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Wedding Soup left out overnight at 53 degrees ... is it safe to reheat?

post #1 of 13
Thread Starter 

I made a huge pot of wedding soup last night (with chicken and meatballs) and it was too hot at bedtime to put in the refrigerator. It was supposed to go down to 39 degrees last night so my husband put the entire pot outside overnight. This morning I checked and the temperature only got down to 41. When I brought the soup in and checked the temperature of the soup in the post, it was 53 degreees.  So is it safe to boil it and eat it?  I am afraid the answer is going to be no and I will lose about 2 gallons of soup but want to be sure before I toss it.  What do you think?

post #2 of 13

No! Full of salmonella, staph, campylobacter.

Throw it out!

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www.foodandphoto.com

Liquored up and laquered down,
She's got the biggest hair in town!

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post #3 of 13
Thread Starter 

Even if I boil it for an hour or more??  Such a waste!  I am so sad :(

post #4 of 13

Agreed. Definitely don't eat.

post #5 of 13

kalabu,

 you may want to take a look at the 'pot roast left out overnight' thread to see what folks said, but by this time you know  the fate of your beautiful soup......down the drain!  think e.coli, listeria, salmonella.   in the future i would suggest that you not try and cool anything that large down in the pot you cooked it in. you could put something that size in an ice bath to cool it down quicker or you can just transfer your food to smaller containers, which is quicker and safer. i'm not a microbiologist but you need to remember that bacteria may be killed off when you reheat something to 165, but the toxins that the bacteria leave behind cannot.....heat doesn't make them inactive..nothing does.....sorry

joey

 

just so you know, the 'danger zone' for bacteria to multiply is between 40 and 140 degrees. from hot you need to cool to 70 degrees within 2 hours and cool to 40 degrees within 4 more hours. i would not recommend that you cool anything down at room temperature. if you make soups in that quantity a lot, do yourself a favor and get an ice wand(hollow plastic tube you fill with water and freeze). hope this helps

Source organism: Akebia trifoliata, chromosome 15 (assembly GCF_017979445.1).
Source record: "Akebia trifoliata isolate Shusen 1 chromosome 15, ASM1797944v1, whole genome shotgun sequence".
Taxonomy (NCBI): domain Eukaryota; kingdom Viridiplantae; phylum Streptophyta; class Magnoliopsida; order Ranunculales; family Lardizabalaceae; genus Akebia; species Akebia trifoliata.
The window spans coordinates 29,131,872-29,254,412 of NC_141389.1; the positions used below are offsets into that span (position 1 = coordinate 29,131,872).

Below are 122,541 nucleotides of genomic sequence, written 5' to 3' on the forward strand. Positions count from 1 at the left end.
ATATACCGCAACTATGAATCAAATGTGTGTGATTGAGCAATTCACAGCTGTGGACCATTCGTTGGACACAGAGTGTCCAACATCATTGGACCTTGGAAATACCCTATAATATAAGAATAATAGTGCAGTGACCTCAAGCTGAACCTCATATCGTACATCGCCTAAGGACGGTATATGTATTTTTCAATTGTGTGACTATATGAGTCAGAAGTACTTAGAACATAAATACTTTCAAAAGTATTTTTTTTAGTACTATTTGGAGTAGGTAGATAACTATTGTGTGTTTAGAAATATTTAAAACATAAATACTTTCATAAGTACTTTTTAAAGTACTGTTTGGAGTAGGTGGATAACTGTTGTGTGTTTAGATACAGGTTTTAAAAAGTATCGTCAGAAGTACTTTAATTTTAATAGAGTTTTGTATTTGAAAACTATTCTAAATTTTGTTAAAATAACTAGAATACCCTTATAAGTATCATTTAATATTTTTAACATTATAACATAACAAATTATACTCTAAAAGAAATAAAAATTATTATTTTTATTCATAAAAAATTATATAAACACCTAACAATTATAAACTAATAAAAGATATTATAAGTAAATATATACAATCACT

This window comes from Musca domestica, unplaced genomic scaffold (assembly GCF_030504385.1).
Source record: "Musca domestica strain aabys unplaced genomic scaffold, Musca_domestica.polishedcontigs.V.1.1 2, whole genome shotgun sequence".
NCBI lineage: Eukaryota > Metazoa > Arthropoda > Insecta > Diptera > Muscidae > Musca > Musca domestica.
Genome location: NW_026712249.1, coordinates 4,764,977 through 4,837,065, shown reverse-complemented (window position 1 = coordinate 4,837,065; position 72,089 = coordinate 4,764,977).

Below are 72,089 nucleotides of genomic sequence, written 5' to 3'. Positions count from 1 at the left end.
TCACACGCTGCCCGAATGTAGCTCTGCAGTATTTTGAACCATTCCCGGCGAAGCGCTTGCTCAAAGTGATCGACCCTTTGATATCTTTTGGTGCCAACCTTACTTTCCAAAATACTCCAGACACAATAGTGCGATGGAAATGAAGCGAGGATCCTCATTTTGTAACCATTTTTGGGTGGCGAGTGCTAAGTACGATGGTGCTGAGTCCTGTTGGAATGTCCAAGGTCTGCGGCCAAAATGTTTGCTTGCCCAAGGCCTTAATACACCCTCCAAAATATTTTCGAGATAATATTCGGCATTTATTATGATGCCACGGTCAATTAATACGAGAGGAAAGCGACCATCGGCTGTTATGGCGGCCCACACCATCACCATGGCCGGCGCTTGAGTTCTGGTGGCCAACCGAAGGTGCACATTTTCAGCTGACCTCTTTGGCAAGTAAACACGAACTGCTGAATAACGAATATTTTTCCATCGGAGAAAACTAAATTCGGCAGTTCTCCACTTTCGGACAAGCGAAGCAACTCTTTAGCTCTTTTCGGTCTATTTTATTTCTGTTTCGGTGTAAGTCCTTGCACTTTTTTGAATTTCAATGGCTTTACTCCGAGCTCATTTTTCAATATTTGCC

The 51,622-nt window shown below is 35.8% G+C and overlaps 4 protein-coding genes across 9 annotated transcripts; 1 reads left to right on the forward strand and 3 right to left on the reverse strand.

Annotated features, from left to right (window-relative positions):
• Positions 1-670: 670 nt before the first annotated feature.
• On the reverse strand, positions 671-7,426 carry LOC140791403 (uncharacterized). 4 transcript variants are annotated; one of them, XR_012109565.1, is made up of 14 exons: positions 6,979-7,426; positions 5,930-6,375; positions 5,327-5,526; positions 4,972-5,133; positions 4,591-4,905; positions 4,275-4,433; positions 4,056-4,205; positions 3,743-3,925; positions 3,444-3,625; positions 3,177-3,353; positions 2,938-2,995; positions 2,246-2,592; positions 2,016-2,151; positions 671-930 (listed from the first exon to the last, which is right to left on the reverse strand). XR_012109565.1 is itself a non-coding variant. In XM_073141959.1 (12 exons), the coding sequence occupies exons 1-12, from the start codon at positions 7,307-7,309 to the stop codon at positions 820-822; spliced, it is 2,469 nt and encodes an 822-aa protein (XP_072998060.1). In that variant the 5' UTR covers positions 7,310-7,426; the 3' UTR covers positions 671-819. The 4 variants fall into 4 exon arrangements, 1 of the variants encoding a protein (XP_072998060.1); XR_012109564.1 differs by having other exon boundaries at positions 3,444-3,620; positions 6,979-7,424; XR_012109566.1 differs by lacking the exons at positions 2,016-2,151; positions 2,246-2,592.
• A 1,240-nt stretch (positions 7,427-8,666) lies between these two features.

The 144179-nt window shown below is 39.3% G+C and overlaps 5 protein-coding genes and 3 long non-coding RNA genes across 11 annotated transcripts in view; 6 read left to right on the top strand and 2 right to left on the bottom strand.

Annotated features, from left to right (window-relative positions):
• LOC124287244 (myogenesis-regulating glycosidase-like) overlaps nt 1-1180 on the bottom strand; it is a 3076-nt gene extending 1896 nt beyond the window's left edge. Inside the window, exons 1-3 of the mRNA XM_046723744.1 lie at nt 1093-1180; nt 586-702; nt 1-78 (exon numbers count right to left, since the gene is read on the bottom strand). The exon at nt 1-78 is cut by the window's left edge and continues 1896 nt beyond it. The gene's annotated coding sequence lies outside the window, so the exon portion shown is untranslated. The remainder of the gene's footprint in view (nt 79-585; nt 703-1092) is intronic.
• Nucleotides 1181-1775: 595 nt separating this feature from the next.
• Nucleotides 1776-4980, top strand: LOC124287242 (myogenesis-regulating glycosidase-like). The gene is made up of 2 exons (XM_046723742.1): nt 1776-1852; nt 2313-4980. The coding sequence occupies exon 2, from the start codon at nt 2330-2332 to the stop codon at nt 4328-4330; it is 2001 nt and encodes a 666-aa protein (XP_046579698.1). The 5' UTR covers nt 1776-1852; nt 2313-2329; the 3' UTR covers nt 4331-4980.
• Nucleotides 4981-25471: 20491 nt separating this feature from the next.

Edited by durangojo - 9/24/12 at 9:12am

food is like love...it should be entered into with abandon or not at all        Harriet Van Horne

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food is like love...it should be entered into with abandon or not at all        Harriet Van Horne

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post #6 of 13

An inexpensive way to cool soups / stews down really fast is to fill a couple of zip-top bags with the double closures about 3/4 full with water.  Freeze them and then submerge them in the hot food once it is done.  Dividing into smaller shallower containers also helps.   Not that an ice-wand is really expensive they just take up a fair bit of space.

----

 


"Plus, this method makes you look like a complete lunatic. If you care about that sort of thing".  - Dave Arnold

 

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----

 


"Plus, this method makes you look like a complete lunatic. If you care about that sort of thing".  - Dave Arnold

 

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post #7 of 13

As Duragjo says read post on  POT ROAST.

Chef EdB
Over 50 years in food service business 35 as Ex Chef. Specializing in Volume upscale Catering both on and off premise .(former Exec. Chef in the largest on premise caterer in US  with 17 Million Dollars per year annual volume).